We talk with executives all over the country who are considering ways to break in or improve their government business. One of the barriers to success we see often are misconceptions about the market itself. Get these out of the way so you don’t stumble as you move forward.
Government agencies are massively wasteful.
Believe me, as taxpayers, we can be just as outraged as the next guys about some of the “pork barrel” spending that comes out of Washington. Ridiculous, pet projects can happen at the local level as well. Certainly, government agencies are not always frugal and efficient with the money they’ve been given.
However, we also would not categorize them as being massively wasteful in the general sense. There are many processes and practices in place to reduce waste and frivolous spending. As government salespeople, there have been countless times when we’ve half-seriously longed for the government to be a little less stingy or a little less focused on the almighty budget. If you’re expecting to land deals because agencies are throwing money around willy-nilly, you’re probably in for a rude awakening.
Government workers are less skilled or lazy.
So we’ve all experienced the “typical” government worker behind the counter at the DMV or the Post Office. The unmotivated, listless—even rude, worker who “helps” us with our problem. Like all large organizations, the government has its share of these poor souls.
However, over many years, our experience with program managers, contracting officers and other purchasing stakeholders has been pretty stellar overall. We’ve worked on the corporate side of things as well, and can tell you that some of the brightest, most competent people with whom we’ve worked across the board are government employees—particularly at the managerial level.
We’ve been around salespeople in the past who seemed to view government prospects as being somehow inferior to them. Their attitude showed through and it hurt their success. Like other markets, the foundation for selling lies in relationships and respect.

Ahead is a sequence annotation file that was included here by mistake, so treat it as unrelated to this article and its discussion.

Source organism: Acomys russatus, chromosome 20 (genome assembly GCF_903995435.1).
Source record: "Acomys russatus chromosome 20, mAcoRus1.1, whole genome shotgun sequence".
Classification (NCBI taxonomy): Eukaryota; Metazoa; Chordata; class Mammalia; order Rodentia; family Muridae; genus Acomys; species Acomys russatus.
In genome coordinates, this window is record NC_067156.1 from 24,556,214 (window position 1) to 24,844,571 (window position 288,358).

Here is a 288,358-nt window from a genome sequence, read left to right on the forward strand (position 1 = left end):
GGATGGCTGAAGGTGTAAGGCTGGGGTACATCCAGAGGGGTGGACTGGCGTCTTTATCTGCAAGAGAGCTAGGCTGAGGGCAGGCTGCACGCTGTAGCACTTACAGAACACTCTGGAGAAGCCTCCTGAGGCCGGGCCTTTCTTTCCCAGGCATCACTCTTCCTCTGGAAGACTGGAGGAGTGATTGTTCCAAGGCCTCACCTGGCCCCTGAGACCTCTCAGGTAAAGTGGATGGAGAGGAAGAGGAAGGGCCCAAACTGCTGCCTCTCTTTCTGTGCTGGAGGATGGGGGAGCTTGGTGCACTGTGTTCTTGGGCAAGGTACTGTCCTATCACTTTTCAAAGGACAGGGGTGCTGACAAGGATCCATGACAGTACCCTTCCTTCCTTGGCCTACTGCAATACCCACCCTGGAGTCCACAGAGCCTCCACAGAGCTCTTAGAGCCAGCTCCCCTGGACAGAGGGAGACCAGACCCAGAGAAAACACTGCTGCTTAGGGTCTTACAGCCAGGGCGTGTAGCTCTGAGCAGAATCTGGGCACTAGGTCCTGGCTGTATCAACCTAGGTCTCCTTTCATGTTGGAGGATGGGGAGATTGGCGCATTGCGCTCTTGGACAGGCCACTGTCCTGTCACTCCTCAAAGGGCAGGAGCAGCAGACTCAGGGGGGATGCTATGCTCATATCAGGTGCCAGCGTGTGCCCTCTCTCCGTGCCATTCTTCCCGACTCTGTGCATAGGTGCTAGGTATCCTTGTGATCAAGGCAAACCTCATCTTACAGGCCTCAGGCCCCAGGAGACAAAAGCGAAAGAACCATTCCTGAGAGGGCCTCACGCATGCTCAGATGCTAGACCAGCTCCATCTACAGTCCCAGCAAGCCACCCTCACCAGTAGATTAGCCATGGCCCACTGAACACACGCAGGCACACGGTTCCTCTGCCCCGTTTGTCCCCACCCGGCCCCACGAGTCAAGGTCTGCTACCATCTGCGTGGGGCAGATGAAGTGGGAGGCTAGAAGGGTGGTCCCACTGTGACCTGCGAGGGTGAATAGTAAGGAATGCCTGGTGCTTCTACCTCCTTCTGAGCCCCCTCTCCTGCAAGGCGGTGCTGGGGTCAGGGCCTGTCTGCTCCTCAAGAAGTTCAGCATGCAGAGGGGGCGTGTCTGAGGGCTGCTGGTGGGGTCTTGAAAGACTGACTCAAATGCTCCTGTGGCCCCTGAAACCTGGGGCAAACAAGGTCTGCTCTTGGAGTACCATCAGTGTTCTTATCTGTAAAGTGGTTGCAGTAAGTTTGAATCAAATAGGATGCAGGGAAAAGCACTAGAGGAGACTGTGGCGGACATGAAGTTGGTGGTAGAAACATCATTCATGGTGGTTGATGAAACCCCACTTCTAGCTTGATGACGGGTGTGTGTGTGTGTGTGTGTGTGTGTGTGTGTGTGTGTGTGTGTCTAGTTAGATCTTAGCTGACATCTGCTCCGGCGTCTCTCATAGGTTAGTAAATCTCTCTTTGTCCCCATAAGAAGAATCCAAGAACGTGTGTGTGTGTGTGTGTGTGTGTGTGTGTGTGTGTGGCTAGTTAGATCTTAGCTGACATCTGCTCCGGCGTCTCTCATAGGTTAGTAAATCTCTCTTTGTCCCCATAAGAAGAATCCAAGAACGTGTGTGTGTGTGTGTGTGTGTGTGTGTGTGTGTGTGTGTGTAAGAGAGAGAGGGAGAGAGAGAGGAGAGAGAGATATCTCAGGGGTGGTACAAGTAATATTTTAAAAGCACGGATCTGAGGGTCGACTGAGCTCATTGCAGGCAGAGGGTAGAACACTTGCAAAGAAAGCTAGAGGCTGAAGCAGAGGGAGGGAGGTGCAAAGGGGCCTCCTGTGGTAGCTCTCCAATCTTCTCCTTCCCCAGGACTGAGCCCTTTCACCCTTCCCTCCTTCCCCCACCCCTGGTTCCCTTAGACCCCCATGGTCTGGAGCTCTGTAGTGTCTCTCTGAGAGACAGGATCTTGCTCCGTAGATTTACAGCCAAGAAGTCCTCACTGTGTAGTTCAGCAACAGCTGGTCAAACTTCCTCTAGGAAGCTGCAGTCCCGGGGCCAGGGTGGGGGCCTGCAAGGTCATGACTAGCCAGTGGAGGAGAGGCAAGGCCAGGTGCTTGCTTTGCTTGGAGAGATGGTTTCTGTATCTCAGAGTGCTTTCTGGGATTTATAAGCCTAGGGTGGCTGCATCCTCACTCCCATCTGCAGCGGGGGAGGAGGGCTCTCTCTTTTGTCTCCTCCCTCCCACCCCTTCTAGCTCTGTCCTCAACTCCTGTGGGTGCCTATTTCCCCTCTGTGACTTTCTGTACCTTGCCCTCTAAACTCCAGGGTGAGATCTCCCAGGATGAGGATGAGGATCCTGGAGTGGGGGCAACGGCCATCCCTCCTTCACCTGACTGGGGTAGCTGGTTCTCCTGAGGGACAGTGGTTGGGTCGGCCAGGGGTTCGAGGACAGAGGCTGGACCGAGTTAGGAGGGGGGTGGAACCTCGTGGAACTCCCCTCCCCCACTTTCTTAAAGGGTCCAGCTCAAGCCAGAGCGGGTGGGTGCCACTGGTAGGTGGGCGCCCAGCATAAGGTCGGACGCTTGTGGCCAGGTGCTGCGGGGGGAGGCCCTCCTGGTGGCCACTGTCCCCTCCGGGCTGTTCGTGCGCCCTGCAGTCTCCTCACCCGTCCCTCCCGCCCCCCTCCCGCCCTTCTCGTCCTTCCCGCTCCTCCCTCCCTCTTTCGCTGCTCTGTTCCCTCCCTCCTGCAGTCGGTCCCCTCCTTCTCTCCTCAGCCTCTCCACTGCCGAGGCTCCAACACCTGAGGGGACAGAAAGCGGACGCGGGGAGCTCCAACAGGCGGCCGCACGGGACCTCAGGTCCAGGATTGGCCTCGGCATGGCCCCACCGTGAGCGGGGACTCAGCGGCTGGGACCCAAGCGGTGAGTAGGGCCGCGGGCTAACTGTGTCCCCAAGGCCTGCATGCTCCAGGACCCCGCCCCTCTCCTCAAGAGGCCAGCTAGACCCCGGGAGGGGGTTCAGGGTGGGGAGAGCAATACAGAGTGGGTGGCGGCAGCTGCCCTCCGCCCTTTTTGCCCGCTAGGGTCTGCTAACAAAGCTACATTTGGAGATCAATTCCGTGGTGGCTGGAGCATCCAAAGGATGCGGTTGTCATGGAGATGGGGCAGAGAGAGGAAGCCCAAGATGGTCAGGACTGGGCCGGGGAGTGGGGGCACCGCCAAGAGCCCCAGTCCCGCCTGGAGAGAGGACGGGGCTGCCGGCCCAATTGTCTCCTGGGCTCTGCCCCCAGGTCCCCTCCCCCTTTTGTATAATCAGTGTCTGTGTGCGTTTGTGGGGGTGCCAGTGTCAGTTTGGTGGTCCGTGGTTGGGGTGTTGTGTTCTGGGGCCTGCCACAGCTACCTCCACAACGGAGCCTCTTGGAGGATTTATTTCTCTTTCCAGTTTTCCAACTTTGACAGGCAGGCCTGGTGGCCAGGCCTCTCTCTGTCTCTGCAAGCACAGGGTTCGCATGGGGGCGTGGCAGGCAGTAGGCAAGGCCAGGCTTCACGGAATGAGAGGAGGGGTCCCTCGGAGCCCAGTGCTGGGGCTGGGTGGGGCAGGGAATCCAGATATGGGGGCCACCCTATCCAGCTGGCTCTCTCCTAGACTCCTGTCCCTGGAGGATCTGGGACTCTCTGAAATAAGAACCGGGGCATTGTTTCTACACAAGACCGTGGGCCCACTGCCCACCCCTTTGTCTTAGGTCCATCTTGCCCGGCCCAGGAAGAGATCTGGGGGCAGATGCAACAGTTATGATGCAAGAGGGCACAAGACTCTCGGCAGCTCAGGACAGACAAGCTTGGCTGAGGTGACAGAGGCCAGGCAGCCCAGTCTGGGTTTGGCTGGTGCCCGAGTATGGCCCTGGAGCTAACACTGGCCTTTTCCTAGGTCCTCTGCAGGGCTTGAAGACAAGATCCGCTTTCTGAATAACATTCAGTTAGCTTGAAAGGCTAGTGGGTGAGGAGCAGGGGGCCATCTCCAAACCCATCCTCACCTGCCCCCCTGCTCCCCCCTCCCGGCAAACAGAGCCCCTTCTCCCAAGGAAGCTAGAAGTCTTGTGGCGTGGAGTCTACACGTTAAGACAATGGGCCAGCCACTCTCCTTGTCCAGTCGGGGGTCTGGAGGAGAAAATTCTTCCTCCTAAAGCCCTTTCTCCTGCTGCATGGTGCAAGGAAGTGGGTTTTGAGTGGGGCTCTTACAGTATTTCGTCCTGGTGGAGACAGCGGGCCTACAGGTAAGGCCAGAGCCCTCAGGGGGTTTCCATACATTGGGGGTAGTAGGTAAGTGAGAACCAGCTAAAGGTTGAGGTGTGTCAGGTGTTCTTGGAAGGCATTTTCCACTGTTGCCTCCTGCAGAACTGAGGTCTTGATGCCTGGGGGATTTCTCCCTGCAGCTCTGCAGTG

Government business will be a way to quickly drive revenue.
Too often, companies experiencing declining sales numbers decide to pursue government markets as a short-term way to bolster declining revenues. Government business can be highly lucrative for the right vendor. But it is rarely short-term in nature. Credibility, lead generation, partner development, contracting decisions, etc. all affect the sales cycle. We’ll discuss this in greater detail later, but for now, recognize that government business, while a substantial opportunity, is not a path to overnight success.
Government business is too difficult and expensive to tackle.
Another common misconception about government markets is they are simply too difficult or too expensive to penetrate. While there are plenty of rules to follow and the payoff is often down the line, companies can build strong pipelines and profitable businesses, even if they are starting from scratch. Patience and commitment are the two most challenging requirements.
If you tend to believe any of these misconceptions, it will likely serve you well to reconsider. Exploding these myths can be a first step to stellar success in the government market.